Coramba Village Welcome Sign

“THERE IS NOTHING in machinery, there is nothing in embankments and railways and iron bridges and engineering devices to oblige them to be ugly. Ugliness is the measure of imperfection.” H. G. Wells

When the village of Coramba in north-east New South Wales wanted an entrance sign that would display something distinctive about their community, they chose a well-loved local landmark – the Coramba Bridge. One of the 105 bridges designed by Percy Allan and constructed between 1894 and 1929, the bridge, which spans the Orara River, has understandably been of historic value to many in the area. A Conservation Management Plan for the Bridge and the remains of the adjacent butter factory was prepared for Coffs Harbour Council, but it has nevertheless been slated for demolition, along with almost all of the original bridges, of which only 20 remain in NSW, with 10 listed on the State Heritage Register.

When Allan first introduced his new design, it featured iron vertical rods with timber bottom chords. All timber parts were assembled from relatively smaller and shorter sizes, spliced and laid parallel in pairs and held together by spacer timber blocks. In this way, rainwater could fall through, as well as allowing easy access for painting and increasing strength.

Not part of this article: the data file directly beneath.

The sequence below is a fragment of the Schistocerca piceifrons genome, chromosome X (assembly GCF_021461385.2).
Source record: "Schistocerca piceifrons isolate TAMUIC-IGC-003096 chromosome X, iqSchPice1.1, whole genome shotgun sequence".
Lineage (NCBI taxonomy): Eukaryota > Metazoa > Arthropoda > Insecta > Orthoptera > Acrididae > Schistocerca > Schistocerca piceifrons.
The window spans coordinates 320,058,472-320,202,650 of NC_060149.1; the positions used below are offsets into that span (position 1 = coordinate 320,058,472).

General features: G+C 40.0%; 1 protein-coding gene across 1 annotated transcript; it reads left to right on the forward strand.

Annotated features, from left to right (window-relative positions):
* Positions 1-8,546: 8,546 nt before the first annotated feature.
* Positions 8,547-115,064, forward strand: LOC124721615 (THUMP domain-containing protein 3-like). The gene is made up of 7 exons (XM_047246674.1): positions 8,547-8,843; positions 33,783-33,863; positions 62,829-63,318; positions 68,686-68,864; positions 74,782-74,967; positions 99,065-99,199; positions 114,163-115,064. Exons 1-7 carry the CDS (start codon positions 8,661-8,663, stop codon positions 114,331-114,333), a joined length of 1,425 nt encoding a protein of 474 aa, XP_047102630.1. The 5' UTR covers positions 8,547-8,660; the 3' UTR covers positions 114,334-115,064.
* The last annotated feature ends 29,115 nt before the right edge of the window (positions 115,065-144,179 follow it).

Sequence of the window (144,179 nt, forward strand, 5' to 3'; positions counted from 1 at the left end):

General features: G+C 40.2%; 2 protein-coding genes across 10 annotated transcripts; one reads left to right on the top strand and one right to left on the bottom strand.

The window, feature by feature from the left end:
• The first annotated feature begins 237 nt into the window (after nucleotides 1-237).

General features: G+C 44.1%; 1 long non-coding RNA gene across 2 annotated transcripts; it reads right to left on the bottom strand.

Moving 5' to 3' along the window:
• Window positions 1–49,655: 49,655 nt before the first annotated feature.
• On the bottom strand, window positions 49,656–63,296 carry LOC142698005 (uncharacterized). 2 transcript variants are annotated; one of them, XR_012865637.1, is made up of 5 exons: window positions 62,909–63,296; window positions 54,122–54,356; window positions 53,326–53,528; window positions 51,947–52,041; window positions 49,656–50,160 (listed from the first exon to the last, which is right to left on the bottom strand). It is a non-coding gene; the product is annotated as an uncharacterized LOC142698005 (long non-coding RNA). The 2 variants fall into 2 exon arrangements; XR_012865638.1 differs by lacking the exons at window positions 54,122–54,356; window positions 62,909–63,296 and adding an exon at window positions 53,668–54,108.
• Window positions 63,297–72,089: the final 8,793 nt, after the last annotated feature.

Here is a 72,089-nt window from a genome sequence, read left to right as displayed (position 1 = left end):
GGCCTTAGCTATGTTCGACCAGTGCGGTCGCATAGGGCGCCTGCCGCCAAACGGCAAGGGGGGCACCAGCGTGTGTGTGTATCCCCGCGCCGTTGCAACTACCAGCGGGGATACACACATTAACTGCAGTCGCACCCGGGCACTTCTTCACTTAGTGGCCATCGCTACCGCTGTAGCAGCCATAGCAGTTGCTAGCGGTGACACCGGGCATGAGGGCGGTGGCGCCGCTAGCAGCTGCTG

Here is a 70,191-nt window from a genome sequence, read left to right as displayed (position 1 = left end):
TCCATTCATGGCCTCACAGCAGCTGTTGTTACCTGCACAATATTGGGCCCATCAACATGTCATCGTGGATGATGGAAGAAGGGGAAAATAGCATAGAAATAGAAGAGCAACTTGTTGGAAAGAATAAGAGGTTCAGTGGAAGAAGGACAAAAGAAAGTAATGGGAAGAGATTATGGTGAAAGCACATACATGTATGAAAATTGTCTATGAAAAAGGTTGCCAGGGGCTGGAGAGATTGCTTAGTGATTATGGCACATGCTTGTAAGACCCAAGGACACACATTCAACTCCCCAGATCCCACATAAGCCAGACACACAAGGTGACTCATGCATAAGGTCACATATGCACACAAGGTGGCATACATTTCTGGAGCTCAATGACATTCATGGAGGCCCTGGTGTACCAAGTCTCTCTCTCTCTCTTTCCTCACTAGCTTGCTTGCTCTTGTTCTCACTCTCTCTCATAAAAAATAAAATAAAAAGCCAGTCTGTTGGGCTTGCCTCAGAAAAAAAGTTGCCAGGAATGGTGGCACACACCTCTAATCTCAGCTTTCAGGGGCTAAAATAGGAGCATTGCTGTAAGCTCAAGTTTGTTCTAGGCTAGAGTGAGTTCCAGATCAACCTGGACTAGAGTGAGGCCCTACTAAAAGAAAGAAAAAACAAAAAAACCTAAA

Copying from photographs, the bridge was depicted on the sign as a simple, stylized add on, boldly capturing the bridge’s features, and set in front of a hand painted backdrop of trees and sky. The main text was hand carved and gilded with 23kt gold leaf, while the smaller text was carved and painted.

Carved & Gilded / Painted
Sculpted Add on / Flat Painted
Sign Size
45 " x 25 "